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September 30th, 2008

Malware Uses GDI Local Elevation Of Privilege Vulnerability To Install Untraceable Rootkit

Security researchers from F-Secure have discovered one of the most subtle and sophisticated examples of Windows rootkit software known to date. The AutoRun-NOX worm extends the standard VXer trick of using software vulnerabilities to infect systems, by including functionality that allows the worm to exploit Windows security bugs to hook into parts of the Windows system that operate below the radar of anti-virus packages.

Most malware with rootkit functionality will tamper with the Windows kernel and attempt to execute code in kernel mode. Typically, a special driver is used to do this. Worm.Win32.AutoRun.nox has a payload that restores the original function pointers back to the kernel’s System Service Table (SST). The usual motivation for malware to do this is to remove any SST hooks installed by security software or other malware that might affect its successful operation.

As noted, normally a special driver or the physical memory device is used to get access to kernel-mode memory to restore the pointers. AutoRun.nox is different — it uses “GDI Local Elevation of Privilege Vulnerability (CVE-2006-5758)” to do the job. For malware, its rather unique to see such a technique being used.

The worm uses a long-standing Windows vulnerability, patched by Microsoft in April 2007, involving a GDI privilege elevation flaw. If the attack using the vulnerability fails, the worm falls back to plan B – using the more common (but less elegant) driver method.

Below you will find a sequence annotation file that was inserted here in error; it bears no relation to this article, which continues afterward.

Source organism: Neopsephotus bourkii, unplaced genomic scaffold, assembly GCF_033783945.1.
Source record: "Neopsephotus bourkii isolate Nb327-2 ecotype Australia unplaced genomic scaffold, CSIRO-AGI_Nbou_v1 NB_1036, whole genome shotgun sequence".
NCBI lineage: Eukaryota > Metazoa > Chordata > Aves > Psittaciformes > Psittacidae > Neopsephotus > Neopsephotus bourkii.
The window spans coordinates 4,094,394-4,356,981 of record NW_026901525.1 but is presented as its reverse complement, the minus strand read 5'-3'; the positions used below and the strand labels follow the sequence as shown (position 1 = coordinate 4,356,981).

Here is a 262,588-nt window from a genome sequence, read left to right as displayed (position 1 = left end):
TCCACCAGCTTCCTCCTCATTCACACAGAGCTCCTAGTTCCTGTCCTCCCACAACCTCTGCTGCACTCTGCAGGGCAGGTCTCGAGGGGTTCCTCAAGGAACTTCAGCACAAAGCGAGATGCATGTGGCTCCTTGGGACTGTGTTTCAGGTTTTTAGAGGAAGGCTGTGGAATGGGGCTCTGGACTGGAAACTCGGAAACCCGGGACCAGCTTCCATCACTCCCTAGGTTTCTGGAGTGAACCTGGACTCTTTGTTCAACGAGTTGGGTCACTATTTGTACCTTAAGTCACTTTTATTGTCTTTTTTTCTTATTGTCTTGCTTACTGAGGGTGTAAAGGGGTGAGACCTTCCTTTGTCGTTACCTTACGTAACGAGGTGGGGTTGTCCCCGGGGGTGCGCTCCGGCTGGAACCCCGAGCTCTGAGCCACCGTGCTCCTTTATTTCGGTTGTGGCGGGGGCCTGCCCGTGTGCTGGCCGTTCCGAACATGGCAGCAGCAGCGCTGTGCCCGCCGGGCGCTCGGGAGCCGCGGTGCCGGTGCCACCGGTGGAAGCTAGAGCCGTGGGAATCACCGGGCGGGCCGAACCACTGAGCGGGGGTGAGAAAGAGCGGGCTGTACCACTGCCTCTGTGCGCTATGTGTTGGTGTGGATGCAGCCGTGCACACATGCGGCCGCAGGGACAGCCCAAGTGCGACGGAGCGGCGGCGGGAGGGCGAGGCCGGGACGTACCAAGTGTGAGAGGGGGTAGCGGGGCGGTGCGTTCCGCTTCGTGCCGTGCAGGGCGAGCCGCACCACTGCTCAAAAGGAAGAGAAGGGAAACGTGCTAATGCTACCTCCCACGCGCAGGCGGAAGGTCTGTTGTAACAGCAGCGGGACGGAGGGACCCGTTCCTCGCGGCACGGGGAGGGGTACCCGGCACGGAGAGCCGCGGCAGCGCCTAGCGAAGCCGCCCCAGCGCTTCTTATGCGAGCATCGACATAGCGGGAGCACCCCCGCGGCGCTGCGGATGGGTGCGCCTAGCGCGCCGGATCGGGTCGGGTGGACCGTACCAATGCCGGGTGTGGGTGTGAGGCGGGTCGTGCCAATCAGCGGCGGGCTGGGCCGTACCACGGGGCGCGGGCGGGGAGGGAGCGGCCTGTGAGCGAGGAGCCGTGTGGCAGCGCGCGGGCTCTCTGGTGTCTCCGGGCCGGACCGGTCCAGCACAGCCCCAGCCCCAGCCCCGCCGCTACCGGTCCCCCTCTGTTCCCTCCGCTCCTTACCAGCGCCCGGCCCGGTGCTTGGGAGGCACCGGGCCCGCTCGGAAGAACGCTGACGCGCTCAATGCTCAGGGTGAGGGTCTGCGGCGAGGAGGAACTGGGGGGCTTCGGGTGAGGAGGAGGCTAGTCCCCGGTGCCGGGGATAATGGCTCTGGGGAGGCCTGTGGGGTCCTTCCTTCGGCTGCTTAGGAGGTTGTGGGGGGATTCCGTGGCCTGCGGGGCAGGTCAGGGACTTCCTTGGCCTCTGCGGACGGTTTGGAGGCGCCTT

After remapping the memory, the malware will initialize a CPalette object. It will then search for the palette object in the shared kernel memory structure. Since the memory is now writable, it can be altered to include a pointer to a special function that will remove any existing SST hooks. Finally, a call to GetNearestPaletteIndex will indirectly cause the function to be executed. Afterwards, the palette object is restored leaving no trace of the attack.

If attacking this vulnerability fails, the worm goes back to the tried-and-true “special driver” method. The driver is detected by us as Rootkit:W32/Agent.UG. Either way, if the attack is successful, the machine is compromised as the attacker can access the kernel and execute code, or cause a denial of service. This attack will only work on unpatched machines running without the latest updates. Microsoft ranks this vulnerability as Important and recommends that users apply the update immediately.

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    One Response to “Malware Uses GDI Local Elevation Of Privilege Vulnerability To Install Untraceable Rootkit”

    1. […] only one article on the web talking about this malicious file, it’s available at cyberinsecure web page. The article doesn’t refer to a specific malware, and I don’t know if I have […]

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